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Making a Diagnosis: Differentiating Bipolar Disorder from Other Similar Conditions 

Making a Diagnosis: Differentiating Bipolar Disorder from Other Similar Conditions
Chapter:
Making a Diagnosis: Differentiating Bipolar Disorder from Other Similar Conditions
Author(s):

Robert M. Post

DOI:
10.1093/med/9780190908096.003.0005
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date: 05 May 2021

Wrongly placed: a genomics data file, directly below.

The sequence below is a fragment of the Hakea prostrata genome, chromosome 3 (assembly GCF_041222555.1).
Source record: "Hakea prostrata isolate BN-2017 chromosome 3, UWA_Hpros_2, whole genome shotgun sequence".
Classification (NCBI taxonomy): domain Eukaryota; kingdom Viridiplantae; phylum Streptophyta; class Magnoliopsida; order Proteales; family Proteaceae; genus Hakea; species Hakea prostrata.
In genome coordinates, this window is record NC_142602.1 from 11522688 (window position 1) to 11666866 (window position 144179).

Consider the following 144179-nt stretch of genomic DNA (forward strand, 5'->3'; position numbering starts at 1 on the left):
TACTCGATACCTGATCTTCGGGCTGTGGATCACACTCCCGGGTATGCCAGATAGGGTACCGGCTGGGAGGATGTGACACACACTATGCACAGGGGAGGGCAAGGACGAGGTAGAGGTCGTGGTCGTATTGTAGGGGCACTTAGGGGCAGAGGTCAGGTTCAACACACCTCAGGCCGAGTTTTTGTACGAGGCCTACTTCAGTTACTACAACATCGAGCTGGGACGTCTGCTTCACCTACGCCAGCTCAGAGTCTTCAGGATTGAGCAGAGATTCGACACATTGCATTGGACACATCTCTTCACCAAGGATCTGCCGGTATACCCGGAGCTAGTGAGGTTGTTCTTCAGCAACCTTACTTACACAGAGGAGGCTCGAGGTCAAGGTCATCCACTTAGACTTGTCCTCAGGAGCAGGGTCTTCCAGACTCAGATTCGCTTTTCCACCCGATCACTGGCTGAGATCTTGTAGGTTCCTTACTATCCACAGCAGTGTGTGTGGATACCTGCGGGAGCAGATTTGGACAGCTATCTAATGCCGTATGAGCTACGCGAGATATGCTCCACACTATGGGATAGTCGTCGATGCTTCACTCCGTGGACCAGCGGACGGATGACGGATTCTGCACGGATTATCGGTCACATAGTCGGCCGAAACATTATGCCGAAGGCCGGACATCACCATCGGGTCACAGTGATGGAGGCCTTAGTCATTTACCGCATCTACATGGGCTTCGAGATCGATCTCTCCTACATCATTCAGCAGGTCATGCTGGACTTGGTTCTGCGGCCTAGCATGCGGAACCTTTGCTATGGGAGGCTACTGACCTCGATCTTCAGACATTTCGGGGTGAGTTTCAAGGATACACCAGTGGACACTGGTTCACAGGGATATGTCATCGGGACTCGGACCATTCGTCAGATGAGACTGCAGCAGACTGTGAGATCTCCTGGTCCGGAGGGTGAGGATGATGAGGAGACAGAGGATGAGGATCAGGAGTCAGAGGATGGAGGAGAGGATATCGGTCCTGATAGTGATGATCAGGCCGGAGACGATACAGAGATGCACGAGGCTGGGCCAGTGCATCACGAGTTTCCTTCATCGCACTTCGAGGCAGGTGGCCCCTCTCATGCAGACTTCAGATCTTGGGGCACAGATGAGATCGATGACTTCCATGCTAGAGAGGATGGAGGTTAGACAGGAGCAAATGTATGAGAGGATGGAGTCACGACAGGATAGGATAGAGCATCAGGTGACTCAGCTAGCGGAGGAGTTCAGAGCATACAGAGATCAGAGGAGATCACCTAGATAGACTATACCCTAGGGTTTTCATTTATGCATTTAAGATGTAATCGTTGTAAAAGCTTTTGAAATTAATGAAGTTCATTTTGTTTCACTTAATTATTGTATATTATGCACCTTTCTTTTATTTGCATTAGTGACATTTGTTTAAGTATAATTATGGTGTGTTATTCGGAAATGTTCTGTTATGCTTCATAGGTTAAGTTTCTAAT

Bipolar disorder often has long delays to first diagnosis and treatment. Both early onset and treatment delay are risk factors for a poor outcome in adulthood. Poor recognition and treatment of the illness can lead to an accumulation of episodes with their attendant risks for cycle acceleration, neurobiological abnormalities, treatment resistance, cognitive dysfunction, and premature loss of many years of life expectancy. Complicating the appropriate diagnosis is the highly variable presentation of the illness and its multiple imitators and comorbidities, including anxiety disorders, attention-deficit/hyperactivity disorder, oppositional defiant disorder, depression, and substance abuse. One of the most critical keys to correct diagnosis is the longitudinal perspective, both retrospectively assessed in detail and systematically continued prospectively. Awareness of the high incidence of childhood-onset bipolar disorder in the United States compared with Canada and most European countries will hopefully lead to correction of one of the remedial risk factors for a poor outcome—the duration of delay to first treatment. With early and sustained treatment of a first episode of mania, episode recurrence and its attendant cognitive dysfunction may be prevented. Episodes, stressors, and bouts of substance abuse can accumulate and sensitize to further and more severe occurrences, likely on an epigenetic basis. Early diagnosis and treatment are imperative to stopping these mechanisms of illness progression in bipolar disorder.

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